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Sani Aliyu, DG NACA

NACA Says Over 240,000 Adolescents Live With HIV In Nigeria




The National Agency for the Control of AIDS (NACA), has disclosed that over 240,000 adolescents live with the HIV virus in Nigeria and has expressed concern over the statistics.

The Director-general of NACA, Sani Aliyu, disclosed this at the Nigeria National HIV response event led by NACA, with support from the United Nations Children Funds (UNICEF), in collaboration with Population Council tagged “All-IN working with adolescents and young people to achieve 90:90:90 in Nigeria,”  held in Abuja.

He said Nigeria ranked second among countries with the highest HIV prevalence among adolescents, in the world, but assured that NACA will ensure increase in the testing rate among young people by 2020.

According to Aliyu, “The burden with Nigeria is not preventing new infections, but enrolling and retaining young people in treatment fast enough, as the enthusiasm, idealism and fresh ideas of young people can introduce new solutions to the challenges.

“The Nigerian National HIV response led by NACA, with support from UNICEF in partnership with Population Council, has embarked on an adolescent participation initiative that will help to define a framework for engaging adolescents in the AIDS response specifically.

“The work stream on engaging adolescents recognises that adolescents and youths are critical in efforts to end the AIDS epidemic. By working together with them in AIDS response and across sectors, we can create a successful pathway to adulthood for young people.”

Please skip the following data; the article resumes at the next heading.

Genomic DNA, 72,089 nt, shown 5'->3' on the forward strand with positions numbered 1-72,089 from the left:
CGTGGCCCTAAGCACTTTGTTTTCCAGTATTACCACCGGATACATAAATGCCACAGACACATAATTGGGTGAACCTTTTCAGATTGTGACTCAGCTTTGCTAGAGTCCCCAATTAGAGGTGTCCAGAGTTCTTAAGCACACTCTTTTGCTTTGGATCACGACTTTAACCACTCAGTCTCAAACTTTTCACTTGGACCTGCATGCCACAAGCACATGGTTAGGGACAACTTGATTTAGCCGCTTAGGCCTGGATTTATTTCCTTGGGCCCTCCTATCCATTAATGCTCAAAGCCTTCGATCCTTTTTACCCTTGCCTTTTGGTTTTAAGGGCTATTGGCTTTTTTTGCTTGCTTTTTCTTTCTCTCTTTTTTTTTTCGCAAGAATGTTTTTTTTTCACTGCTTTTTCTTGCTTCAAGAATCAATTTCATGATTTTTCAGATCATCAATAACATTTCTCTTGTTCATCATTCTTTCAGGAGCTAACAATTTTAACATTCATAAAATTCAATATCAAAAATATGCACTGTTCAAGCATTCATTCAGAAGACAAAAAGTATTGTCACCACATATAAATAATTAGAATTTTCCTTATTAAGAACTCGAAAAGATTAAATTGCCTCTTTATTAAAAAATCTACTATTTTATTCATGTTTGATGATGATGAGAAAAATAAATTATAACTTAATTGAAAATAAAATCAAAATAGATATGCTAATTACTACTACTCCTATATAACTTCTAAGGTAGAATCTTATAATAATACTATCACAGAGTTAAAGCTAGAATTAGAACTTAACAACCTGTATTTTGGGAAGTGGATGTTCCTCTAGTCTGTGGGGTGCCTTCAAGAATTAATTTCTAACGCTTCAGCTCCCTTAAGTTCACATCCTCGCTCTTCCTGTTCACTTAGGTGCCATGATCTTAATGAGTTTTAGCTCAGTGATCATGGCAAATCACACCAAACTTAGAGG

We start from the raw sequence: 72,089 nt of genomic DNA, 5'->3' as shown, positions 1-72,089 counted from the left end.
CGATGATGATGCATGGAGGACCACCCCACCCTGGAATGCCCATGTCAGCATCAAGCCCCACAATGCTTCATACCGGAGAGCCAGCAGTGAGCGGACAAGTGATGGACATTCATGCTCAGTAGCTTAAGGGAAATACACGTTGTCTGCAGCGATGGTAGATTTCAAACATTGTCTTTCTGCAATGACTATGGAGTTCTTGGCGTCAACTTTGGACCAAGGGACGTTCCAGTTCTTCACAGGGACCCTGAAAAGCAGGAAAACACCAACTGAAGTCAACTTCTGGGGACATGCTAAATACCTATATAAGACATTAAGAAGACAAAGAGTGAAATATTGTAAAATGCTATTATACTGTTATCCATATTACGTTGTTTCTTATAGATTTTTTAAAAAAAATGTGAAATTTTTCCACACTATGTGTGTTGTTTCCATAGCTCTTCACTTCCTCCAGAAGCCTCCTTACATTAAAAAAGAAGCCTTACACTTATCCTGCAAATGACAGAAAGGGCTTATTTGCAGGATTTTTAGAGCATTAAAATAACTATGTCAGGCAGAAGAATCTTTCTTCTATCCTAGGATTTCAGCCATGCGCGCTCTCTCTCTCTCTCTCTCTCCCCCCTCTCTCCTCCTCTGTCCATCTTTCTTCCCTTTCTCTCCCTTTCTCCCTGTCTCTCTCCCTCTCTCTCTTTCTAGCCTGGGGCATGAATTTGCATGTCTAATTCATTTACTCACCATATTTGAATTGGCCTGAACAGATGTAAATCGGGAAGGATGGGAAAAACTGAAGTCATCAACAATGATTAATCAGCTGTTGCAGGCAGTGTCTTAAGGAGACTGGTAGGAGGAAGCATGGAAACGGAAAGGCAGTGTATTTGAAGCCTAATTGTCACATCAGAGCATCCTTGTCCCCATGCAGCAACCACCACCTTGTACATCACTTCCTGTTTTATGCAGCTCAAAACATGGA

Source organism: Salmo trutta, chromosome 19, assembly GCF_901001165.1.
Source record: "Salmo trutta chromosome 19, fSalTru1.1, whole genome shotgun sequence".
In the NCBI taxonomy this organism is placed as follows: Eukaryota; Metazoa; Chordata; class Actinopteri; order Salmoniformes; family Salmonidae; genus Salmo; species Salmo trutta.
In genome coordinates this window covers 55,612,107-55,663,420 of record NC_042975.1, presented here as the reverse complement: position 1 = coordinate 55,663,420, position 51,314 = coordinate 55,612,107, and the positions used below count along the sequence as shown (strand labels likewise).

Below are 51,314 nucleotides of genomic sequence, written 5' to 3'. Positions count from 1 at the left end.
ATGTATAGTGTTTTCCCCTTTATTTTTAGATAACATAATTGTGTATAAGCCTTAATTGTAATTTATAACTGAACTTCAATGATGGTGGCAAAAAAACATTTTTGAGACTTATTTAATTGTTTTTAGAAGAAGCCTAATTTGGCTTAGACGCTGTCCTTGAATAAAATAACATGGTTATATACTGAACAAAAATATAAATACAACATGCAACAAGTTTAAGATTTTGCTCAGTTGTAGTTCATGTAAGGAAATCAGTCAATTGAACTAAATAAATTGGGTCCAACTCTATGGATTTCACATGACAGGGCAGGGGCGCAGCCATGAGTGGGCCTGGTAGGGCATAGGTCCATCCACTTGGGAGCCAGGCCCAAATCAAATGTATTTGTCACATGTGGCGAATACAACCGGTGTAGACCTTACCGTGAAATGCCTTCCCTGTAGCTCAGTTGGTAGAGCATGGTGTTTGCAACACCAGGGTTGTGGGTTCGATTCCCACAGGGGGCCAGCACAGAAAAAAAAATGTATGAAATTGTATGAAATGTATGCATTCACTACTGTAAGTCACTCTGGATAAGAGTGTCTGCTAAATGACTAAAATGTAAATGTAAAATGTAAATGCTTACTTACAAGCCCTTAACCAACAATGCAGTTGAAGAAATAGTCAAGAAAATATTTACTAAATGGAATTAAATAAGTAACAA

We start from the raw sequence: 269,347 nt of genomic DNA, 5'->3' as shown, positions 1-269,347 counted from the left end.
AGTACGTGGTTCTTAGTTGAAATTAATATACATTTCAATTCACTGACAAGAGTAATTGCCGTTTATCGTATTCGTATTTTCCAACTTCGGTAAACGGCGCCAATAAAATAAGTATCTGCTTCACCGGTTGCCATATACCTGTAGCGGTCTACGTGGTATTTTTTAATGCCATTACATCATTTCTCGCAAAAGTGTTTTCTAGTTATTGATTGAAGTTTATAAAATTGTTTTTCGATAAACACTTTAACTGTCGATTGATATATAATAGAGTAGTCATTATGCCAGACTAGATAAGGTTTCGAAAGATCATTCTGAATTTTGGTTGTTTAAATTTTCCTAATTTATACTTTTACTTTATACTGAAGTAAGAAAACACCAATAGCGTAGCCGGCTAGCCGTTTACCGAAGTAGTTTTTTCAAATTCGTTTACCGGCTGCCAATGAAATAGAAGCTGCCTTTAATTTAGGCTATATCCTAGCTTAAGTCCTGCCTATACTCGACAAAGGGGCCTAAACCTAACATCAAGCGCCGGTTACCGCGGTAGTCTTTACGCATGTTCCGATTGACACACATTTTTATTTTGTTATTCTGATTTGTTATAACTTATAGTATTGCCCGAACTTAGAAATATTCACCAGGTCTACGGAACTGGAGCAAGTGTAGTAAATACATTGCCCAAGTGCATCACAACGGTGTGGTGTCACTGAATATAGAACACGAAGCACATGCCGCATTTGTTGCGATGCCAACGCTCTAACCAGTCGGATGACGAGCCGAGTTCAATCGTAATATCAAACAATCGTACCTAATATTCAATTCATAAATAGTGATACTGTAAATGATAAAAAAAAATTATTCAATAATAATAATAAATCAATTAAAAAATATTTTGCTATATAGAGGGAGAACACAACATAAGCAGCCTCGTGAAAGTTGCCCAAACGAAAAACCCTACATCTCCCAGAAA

He urged the private sector to engage in and invest on Adolescents and Young Persons (AYPs) in HIV response, adding that “investing on this segment of the population shall translate into a democratic dividend.”

The Country Director, UNICEF, Mohammed Fall, for his part, lamented that Nigeria is a country where the speed of infection of HIV virus is increasing among youths.

He noted that the young people in Nigeria can be mobilised for social change with their energy and enthusiasm for change out of the public health arena.

Fall stated that “the most important aspect of our lives are being driven by the private sector, and I will like to use this opportunity to reiterate that UNICEF stand ready to spend something in partnership and show support to Nigeria, Africa and the rest of the world in the fight against HIV.”



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